Monday 9 February 2015


Today we consider part of the operating procedures for Brookmere yard as it was worked in later steam days.  This is what we try to replicate in our operating sessions every month or two and we are pleased to report that a good time is usually had by all.  The description that follows is in part information for the crews who attend our sessions on Saturday afternoons - especially those new to the layout.  Today we will examine the movements for a freight train arriving at Brookmere from Penticton.  We are guided in this by information supplied by several KV veterans over the years, gleaned in particular from the conversations surrounding the display of the layout at the annual reunions about which we have written in the previous post.

Our photograph shows a train headed by Engine 3639, arriving in Brookmere with 7 cars in tow - a shorter train than normal for brevity and clarity in our illustration.  It is Fourth Class train No. 93 with its schedule highlighted in our Timetable reproduced below. 

In prototype terms she has 3 loads and 4 empties - the caboose always figuring in the car count as an empty.  This car count would have been supplied to the Dispatcher by the Conductor through the Penticton Operator which is the Initial Station for this train.  She is taking the main track, arriving at Brookmere in the early afternoon. As a scheduled fourth class train, even though she has right, she approaches at Yard Speed in anticipation that the main track may be occupied by another train or engine.  These latter are permitted to occupy the main without protection within Yard Limits (see Rule 93).  By the way, YARD SPEED is defined as "A speed that will permit stopping within one-half the range of vision."

In the case of our No. 93, the crew needs to know what to do with the cars in our train because the cars are going somewhere.  In order for these cars to be expedited to their intended destinations, they will be set out on the appropriate tracks in Brookmere yard. Those intended destinations are stipulated in the Waybills that accompany every freight car on a railroad.  For the model layout, we use a set of Waybills that is fairly standard for operating layouts.  They are accompanied by "car cards" that are somewhat of a substitute for a switch list.  We are considering developing a more prototypical looking set of Waybills and even a Switch List.  See Thompson's many posts one of which is here:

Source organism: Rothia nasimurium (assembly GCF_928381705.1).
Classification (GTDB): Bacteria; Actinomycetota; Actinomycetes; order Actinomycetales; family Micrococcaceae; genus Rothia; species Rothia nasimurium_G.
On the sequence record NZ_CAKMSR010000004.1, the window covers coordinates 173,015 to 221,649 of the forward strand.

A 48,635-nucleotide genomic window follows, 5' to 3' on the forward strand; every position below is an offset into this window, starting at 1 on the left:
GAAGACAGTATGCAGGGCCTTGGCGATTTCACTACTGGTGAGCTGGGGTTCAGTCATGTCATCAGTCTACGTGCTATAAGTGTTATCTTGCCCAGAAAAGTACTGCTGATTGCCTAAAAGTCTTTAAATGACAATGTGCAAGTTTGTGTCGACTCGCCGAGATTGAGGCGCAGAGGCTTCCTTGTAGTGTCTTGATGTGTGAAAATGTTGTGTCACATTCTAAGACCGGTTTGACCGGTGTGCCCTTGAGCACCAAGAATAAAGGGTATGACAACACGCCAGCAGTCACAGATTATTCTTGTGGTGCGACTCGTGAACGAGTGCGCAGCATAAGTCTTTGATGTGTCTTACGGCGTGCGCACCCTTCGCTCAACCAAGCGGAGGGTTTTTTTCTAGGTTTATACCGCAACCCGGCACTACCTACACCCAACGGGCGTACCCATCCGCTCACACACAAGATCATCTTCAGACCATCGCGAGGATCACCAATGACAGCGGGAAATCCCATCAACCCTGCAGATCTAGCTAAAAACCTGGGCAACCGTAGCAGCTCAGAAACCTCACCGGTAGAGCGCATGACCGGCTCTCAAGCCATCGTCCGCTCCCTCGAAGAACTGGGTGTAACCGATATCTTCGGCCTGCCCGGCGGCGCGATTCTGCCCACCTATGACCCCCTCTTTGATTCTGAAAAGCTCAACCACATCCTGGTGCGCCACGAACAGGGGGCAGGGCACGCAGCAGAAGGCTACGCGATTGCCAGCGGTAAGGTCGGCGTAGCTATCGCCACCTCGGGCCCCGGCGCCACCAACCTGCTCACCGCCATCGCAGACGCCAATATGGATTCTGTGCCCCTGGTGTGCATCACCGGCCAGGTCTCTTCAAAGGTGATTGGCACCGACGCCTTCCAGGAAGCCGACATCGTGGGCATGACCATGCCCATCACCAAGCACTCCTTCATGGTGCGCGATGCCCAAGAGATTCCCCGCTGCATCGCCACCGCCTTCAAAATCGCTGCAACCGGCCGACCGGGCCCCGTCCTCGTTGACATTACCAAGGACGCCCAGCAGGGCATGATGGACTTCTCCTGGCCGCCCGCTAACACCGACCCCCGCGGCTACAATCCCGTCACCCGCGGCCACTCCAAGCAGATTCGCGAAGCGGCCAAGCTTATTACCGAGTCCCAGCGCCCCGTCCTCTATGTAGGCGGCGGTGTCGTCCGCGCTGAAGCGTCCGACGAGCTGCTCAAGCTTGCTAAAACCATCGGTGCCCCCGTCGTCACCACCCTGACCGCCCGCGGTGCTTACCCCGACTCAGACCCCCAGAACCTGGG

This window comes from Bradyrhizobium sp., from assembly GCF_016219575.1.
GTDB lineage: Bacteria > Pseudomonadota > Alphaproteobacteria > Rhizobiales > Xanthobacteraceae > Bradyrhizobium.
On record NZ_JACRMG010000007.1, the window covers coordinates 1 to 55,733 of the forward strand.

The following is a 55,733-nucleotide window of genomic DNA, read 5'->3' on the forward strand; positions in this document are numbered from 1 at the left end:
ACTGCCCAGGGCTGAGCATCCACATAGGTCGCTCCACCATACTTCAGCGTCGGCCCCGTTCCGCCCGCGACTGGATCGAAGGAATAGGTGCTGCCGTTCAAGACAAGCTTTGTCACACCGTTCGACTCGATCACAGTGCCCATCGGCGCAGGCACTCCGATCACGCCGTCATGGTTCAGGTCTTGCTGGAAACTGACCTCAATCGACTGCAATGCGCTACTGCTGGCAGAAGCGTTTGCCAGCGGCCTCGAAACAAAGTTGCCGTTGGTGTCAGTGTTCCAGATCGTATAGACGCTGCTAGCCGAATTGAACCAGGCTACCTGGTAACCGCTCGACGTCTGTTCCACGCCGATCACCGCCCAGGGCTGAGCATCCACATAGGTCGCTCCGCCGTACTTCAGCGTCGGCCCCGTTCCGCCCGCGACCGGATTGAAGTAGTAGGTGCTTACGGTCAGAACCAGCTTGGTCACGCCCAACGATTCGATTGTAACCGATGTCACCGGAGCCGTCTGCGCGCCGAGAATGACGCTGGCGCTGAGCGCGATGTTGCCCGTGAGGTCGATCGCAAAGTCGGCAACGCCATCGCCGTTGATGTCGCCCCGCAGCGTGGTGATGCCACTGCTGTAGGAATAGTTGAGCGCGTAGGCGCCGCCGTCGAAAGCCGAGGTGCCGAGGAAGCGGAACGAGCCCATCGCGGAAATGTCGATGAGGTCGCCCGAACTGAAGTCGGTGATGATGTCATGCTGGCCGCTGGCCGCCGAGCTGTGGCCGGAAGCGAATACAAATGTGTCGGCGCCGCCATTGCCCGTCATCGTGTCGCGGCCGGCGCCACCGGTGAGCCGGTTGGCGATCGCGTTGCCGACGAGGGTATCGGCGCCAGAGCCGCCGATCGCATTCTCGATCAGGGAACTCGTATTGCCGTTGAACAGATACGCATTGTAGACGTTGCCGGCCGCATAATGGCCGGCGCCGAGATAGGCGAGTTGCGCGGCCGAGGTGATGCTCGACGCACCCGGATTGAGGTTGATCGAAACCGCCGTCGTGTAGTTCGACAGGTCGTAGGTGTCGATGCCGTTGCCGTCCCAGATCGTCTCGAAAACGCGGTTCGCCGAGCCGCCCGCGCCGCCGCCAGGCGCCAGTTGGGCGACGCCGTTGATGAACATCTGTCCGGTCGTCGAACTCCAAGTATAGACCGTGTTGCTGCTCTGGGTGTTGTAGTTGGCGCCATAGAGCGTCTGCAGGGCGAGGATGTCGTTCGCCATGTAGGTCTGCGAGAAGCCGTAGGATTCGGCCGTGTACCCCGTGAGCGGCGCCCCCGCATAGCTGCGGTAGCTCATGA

Here is the set of (model) Waybills (attached to Car Cards) for the train under consideration.  On the top right is the Locomotive Card with a brief description of its work and how to do it written on a Train Card.  In this case the back page of the Train Card specifies that No. 93 arrives in Brookmere on the main track and will spot its caboose on the [Princeton Sub] Caboose Track East and then yard the rest of the train.  On the top left is the Car Card and Waybill for a Pacific Fruit Express Refrigerator Car, PFE No. 62265.  The colour of the heading and text reflects the actual colour of the model car and its lettering, in this case an Orange car with black lettering. This feature is very handy for setting up consists before operating sessions and finding particular cars.  It is also meant to help our train crews.

The red stripe and text on the waybill states that the car is headed for California via the interchange at Huntington BC.  It is an empty (MTY).  In the pressure of the operating session, the red stripe is a quick and convenient way to establish where a car must be spotted in the yard.  In this case it is going to the Westbound through freight track along with 3 other cars (which also have red stripes on the waybills).  Two empty log flats have no stripe which means that they are "shorts" bound for a local shipper/receiver on the modeled part of the layout.  In this case they are destined for the log spur at Thalia.  On the prototype, the conductor would have a complete set of waybills in his caboose.  From the waybills, the conductor or a yard clerk in his originating terminal would make up a Switch List or Train List with every car entered on it with a few details about lading, consignee, shipper, weight and possibly special handling instructions.

This is the yard plan for Brookmere with the names of the tracks labeled.  This view conforms to the physical orientation of the layout with the roundhouse immediately in front of the viewer and East being to the left.  We have chosen to retain the currently modeled numbering of the yard tracks.  Our westward train, No. 93 is arriving on the main track from the left.

According to the KV men, the movements would be as follows (summarized on the Train Card):
  • the caboose goes to the (Princeton sub) Caboose Track - East
  • the 3 reefers and the single box car are headed west and thus they will be going to the passing track which is located on the far side of the main track